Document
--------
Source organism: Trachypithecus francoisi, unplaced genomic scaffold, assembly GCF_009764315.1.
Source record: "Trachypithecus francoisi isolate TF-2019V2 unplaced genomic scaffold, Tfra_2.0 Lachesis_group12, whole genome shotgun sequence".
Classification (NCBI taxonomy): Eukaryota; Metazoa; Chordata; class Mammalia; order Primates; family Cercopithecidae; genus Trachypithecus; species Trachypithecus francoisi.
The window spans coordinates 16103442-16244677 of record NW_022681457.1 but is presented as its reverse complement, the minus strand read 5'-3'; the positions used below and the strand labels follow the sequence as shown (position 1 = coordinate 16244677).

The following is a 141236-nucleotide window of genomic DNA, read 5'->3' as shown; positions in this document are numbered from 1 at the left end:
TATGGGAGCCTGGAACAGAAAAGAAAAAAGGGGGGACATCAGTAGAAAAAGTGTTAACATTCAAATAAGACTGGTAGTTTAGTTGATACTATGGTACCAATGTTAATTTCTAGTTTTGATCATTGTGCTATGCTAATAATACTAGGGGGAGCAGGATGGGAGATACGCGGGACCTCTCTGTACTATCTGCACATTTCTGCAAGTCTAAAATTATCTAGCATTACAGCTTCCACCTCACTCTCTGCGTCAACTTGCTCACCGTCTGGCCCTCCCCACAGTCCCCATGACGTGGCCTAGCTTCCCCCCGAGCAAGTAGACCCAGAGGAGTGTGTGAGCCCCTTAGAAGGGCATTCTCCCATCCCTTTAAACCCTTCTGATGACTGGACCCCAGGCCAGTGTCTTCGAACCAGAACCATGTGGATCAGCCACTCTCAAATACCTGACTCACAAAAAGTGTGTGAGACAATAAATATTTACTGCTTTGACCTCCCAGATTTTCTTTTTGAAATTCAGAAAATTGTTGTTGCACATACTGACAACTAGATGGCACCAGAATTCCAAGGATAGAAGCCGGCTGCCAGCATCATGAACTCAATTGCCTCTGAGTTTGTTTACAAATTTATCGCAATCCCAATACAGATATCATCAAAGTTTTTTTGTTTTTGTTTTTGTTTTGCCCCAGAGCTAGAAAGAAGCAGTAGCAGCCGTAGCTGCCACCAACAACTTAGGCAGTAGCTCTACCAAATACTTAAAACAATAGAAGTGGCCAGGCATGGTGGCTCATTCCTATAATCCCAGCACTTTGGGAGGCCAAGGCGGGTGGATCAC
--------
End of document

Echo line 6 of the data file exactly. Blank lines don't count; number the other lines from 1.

TATGGGAGCCTGGAACAGAAAAGAAAAAAGGGGGGACATCAGTAGAAAAAGTGTTAACATTCAAATAAGACTGGTAGTTTAGTTGATACTATGGTACCAATGTTAATTTCTAGTTTTGATCATTGTGCTATGCTAATAATACTAGGGGGAGCAGGATGGGAGATACGCGGGACCTCTCTGTACTATCTGCACATTTCTGCAAGTCTAAAATTATCTAGCATTACAGCTTCCACCTCACTCTCTGCGTCAACTTGCTCACCGTCTGGCCCTCCCCACAGTCCCCATGACGTGGCCTAGCTTCCCCCCGAGCAAGTAGACCCAGAGGAGTGTGTGAGCCCCTTAGAAGGGCATTCTCCCATCCCTTTAAACCCTTCTGATGACTGGACCCCAGGCCAGTGTCTTCGAACCAGAACCATGTGGATCAGCCACTCTCAAATACCTGACTCACAAAAAGTGTGTGAGACAATAAATATTTACTGCTTTGACCTCCCAGATTTTCTTTTTGAAATTCAGAAAATTGTTGTTGCACATACTGACAACTAGATGGCACCAGAATTCCAAGGATAGAAGCCGGCTGCCAGCATCATGAACTCAATTGCCTCTGAGTTTGTTTACAAATTTATCGCAATCCCAATACAGATATCATCAAAGTTTTTTTGTTTTTGTTTTTGTTTTGCCCCAGAGCTAGAAAGAAGCAGTAGCAGCCGTAGCTGCCACCAACAACTTAGGCAGTAGCTCTACCAAATACTTAAAACAATAGAAGTGGCCAGGCATGGTGGCTCATTCCTATAATCCCAGCACTTTGGGAGGCCAAGGCGGGTGGATCAC